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case study – ourselves…

February 8, 2011

The New York Times picks up on this story about a social psychologist who is creating some hubbub by suggesting that psychologists (he was focusing on social psychologists) are a rather homogeneous bunch. He specifically notes that most social psychologists identify themselves as politically and socially liberal, while very few (openly) identify themselves as politically and socially conservative. Numerous conservative commentators have made a career out of lampooning academics and their “liberal biases”, so this is not exactly a new claim. However, he develops an argument focusing on the fact that this shared moral framework within the field creates a situation where theoretical assumptions may go unnoticed (and untested) and those with a different viewpoint may find themselves shut out of the conversation. Given that science is supposed to encourage an open and multifaceted exchange of ideas, this would be a not good situation… Here is a link to a narration of the presentation he gave, so you can get a sense of his ideas – listen to it, it is interesting. Go. Now.

John Haidt is the psychologist at the center of all this. He is a Professor at the University of Virgina  and has studied issues related to how people make moral judgments for the past 25 years. He has proposed the social intuitionist model (Haidt, 2001) – focusing on unconscious processes as opposed to explicit moral reasoning as the basis for how people decide what is right and what is wrong (those of you who are students of psychology can compare his ideas to those of Kohlberg to appreciate the significance of this notion). So, even though academic psychologists may have the best intentions of developing an understanding of human nature, if we begin with a shared set of implicit preconceptions they will shape our subsequent theories and research.

Briefly, I think Dr. Haidt is correct to have the concerns that he does. However, there are several passages in the NYT article that I found disconcerting. These issues are really tough ones to work through, and I thought the author leaned a bit too heavily on the dramatic “statistics” and anecdotes. There are some fundamental issues that should be addressed, but the article instead looked to some high-profile, lightning rod episodes that do more to polarize than engage with the real issues. There are a whole host of reasons why social psychology might be overly-liberal, but the article misses these (although Haidt addresses them somewhat in his talk). Regardless, it is worthwhile for psychologists to be open to this issue and to actively find ways to address the problems it creates.

Here is a link to a short interactive survey you can take to learn more about your own moral perspectives.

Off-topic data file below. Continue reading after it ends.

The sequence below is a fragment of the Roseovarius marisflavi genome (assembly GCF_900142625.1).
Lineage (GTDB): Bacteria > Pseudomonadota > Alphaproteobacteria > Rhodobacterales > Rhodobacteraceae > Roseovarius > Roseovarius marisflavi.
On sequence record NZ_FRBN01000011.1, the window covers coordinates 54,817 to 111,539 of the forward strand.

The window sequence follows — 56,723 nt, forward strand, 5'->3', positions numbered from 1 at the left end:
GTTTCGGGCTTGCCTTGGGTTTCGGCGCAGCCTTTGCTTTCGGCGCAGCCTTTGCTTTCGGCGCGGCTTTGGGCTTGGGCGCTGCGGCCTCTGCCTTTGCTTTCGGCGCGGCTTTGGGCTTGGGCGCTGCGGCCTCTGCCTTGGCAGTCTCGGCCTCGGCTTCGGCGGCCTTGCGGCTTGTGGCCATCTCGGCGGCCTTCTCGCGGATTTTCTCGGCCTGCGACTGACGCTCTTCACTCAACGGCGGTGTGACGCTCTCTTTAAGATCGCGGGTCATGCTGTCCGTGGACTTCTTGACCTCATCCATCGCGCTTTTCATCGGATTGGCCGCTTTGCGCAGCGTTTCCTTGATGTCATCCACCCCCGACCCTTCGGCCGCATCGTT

By the way, you can check out the interesting literature developing that examines these liberal/conservative personality differences (a good example is Carney, Jost, Gosling, & Potter, 2008 published in Political Psychology). You can check out work by John Jost to get a sense of what is happening in this sub-field of psychology.

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2 comments

  1. Thanks for writing about this. There’s gotta be contributions too from liberal vs. conservative views of prescriptive vs. descriptive thinking about society. It’s almost the definition of liberalism to be nonjudgmental (and thus scientific, sorta) about societal structures. (And as Moynahan found out, even when some judgment might lead you to asking better questions.) But it wouldn’t surprise me a bit if conservatives with interesting theories get discouraged early and drop out of academia before they even apply for tenure-track jobs.

    I’m a big fan of Jost’s work, although my wife (an eclectic liberal), when I gave her a Jost paper found it appalling, arguing instead that most people have no consistent ideology and that instead they parrot whatever they hear. Fair point…


    • I agree that there may be some fundamental aspects of how people think that draw them to one profession over another. There are a lot of interesting ideas out there about what might differ between liberals and conservatives and the paths they choose for themselves. I was most interested in Haidt’s point that the lack of this form of diversity can impair the scientific enterprise, especially considering the domain that social scientists seek to study.
      Good thing us cognitive scientists don’t have to worry about such biases… or not…



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